PHILADELPHIA — The Cubs got enough news of progress about their injured players Friday that manager Joe Maddon described a vision of September that begins with key players returning from the disabled list and finishes with a team at full strength.
‘‘In my mind’s eye, we have this chance to really have this come together properly at the exact right time,’’ Maddon said before the Cubs opened a three-game series against the Phillies.
The updates included left-hander Jon Lester throwing from a mound for the first time since lat tightness and shoulder fatigue landed him on the DL last week.
‘‘He did really well,’’ Maddon said of a 42-pitch bullpen session that matched the duration and intensity of Lester’s typical between-starts sessions.
Next up is a simulated game Monday at Wrigley Field, after which Lester might be able to set a timeline for a return to the rotation.
‘‘Everything’s pointing in the right direction right now, so hopefully he’ll be back relatively soon,’’ Maddon said.
Shortstop Addison Russell, who has missed a month with a foot injury, might be on a similar early-September timeline after looking good during intense pregame work Friday. He has a more moderate work schedule for Saturday and a rest day Sunday and might be scheduled for a brief minor-league rehab assignment by Monday.
Reliever Justin Grimm (finger) is expected back during that same stretch in early September, and catcher Willson Contreras (hamstring), who was able to handle catching drills Friday, might be a week or so behind the rest.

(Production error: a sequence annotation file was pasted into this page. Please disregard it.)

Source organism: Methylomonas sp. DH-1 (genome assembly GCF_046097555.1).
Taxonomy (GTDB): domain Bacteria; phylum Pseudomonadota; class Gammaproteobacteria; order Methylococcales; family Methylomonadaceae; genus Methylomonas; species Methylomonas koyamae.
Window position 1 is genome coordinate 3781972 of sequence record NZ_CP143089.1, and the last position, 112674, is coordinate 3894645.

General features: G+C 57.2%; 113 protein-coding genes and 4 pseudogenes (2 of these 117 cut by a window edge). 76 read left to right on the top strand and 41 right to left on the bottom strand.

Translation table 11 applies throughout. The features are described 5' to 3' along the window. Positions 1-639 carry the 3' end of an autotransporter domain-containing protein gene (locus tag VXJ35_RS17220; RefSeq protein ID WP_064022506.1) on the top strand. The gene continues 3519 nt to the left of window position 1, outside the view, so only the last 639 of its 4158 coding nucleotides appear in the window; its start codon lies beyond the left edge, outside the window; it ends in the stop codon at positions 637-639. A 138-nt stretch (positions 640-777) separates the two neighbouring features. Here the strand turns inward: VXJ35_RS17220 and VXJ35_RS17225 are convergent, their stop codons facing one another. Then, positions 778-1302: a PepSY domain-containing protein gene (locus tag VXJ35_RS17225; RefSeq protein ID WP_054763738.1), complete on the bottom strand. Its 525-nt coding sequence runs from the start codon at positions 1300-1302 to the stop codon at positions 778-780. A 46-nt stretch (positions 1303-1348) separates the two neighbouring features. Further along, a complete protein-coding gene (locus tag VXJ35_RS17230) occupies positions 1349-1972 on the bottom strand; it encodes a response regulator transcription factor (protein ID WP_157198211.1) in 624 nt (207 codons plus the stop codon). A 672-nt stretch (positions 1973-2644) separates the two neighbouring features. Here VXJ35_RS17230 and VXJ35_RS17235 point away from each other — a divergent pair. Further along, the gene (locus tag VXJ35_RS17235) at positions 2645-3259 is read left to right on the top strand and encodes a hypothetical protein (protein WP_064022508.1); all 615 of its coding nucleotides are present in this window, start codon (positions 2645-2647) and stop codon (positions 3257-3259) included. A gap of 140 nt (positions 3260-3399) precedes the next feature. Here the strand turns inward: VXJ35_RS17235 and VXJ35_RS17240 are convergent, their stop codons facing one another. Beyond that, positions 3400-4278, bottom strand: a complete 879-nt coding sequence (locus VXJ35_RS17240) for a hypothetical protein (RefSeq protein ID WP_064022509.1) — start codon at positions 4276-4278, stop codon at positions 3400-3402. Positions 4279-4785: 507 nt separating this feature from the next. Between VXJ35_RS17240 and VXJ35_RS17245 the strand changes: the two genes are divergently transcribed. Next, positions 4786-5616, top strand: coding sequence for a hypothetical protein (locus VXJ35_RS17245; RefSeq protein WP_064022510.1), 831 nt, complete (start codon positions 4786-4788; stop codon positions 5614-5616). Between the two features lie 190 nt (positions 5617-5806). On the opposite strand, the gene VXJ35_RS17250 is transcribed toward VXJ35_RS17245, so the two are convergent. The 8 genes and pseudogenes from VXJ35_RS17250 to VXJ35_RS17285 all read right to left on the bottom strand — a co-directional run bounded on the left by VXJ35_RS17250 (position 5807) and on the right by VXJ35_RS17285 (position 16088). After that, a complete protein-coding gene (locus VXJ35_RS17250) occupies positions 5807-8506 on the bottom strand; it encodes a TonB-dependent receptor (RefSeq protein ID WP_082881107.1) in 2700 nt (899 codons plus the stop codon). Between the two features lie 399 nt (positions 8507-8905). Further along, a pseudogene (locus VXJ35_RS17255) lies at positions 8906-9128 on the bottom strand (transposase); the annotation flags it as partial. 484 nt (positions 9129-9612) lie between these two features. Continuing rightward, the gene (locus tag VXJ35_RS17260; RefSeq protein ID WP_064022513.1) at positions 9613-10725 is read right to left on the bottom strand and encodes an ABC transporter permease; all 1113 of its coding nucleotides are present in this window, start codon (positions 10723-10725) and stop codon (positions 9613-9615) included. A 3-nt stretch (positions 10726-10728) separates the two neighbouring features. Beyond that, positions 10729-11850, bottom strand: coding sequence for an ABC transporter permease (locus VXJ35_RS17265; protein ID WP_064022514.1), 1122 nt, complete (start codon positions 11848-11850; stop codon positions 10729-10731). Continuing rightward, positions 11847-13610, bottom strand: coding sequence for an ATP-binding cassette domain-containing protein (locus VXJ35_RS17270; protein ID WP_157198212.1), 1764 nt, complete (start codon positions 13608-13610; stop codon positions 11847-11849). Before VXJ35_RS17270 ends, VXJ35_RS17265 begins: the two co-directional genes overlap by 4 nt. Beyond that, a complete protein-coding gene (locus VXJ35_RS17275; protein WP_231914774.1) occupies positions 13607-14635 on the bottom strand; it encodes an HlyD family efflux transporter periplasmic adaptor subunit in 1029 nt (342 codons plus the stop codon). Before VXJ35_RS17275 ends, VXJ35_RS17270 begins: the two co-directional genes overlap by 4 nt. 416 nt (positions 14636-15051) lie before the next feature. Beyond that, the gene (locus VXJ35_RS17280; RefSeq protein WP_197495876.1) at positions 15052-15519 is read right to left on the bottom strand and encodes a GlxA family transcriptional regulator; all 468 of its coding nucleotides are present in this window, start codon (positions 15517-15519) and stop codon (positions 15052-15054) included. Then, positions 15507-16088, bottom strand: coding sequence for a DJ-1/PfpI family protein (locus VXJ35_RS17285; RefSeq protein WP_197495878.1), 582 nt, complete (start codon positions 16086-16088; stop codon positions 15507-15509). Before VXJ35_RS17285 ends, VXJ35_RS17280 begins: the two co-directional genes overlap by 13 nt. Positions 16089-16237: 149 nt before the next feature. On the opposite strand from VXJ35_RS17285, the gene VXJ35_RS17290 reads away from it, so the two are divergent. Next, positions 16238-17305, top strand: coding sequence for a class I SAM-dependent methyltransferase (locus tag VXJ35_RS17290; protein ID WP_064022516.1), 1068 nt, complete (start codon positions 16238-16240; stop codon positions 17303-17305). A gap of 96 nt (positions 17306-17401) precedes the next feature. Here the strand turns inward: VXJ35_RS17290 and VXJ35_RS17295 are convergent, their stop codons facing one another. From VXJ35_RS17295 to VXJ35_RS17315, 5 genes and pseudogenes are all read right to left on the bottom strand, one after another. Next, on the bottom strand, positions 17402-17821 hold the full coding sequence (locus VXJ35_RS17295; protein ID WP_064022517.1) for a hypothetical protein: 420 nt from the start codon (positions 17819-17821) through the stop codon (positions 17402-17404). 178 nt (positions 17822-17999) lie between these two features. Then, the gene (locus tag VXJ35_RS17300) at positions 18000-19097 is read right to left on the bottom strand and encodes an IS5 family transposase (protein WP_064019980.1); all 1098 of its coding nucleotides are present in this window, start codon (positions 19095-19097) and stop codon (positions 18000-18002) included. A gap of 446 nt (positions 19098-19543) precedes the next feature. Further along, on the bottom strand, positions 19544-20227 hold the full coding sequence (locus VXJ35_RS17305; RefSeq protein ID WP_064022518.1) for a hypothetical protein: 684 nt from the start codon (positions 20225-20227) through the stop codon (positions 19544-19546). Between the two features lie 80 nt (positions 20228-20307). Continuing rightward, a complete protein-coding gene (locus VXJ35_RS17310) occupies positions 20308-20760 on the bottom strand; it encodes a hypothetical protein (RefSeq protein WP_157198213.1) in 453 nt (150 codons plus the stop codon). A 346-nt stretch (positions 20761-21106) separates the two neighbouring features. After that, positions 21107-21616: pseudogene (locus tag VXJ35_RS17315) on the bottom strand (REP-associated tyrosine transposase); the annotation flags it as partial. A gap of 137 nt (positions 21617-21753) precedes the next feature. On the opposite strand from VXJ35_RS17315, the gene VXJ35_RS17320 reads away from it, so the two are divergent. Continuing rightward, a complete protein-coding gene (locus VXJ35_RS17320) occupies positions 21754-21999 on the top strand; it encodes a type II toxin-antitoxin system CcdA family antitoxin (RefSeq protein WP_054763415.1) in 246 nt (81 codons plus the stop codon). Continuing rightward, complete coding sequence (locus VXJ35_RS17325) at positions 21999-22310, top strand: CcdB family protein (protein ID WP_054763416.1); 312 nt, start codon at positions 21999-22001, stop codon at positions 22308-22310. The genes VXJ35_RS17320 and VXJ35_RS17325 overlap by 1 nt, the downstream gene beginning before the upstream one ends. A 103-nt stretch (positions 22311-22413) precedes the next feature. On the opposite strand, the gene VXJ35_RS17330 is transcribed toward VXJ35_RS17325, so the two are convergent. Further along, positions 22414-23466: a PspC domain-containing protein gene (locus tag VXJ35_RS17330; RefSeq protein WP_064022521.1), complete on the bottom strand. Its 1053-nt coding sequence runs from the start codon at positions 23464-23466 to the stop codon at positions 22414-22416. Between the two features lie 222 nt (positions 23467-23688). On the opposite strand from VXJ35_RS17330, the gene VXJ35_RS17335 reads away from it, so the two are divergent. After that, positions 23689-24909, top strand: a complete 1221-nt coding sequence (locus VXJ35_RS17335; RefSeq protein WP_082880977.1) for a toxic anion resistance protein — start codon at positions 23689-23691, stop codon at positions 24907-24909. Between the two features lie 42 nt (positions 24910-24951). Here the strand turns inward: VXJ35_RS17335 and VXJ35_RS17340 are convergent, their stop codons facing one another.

‘‘Yeah, the band could be back together relatively [soon],’’ Maddon said. ‘‘Sooner than we anticipated, possibly.’’
All about that base
Less than 24 hours after suggesting Jon Jay was running on his own when he was caught stealing in the ninth inning Thursday against the Reds, Maddon took the blame, saying Jay got a sign from the bench.
‘‘It’s my fault, nobody else’s,’’ said Maddon, who indicated he learned the ill-conceived steal attempt with the Cubs trailing by two runs came after a sign from bench coach Davey Martinez.
Maddon said Martinez looked for cues and followed protocol for the situation (the runner wasn’t held at first, a chance to stay out of a double play, etc.), and he didn’t stop the process.
‘‘Don’t blame Jonny at all for this one, not at all,’’ Maddon said. ‘‘That was our fault. . . . It’s up to me to say not to do anything.’’
Jay declined to discuss the play, saying only that it didn’t matter because it was in the past.
To dye for
The mystery of Maddon’s increasingly darkening hair has been solved.
‘‘It’s actually shampoo that does this,’’ he said of the Just For Men product. ‘‘This is four or five applications now. I’m going to do it again tonight and see where it takes me.’’
Whispers about Maddon coloring his hair began during the last homestand, when some media members saw him without his hat and noticed his hair had gone from white to a shade of gray.
‘‘I’ve got to see my stylist, Fred, when I get back home,’’ a smiling Maddon said. ‘‘I was thinking about getting the tips frosted somehow.’’
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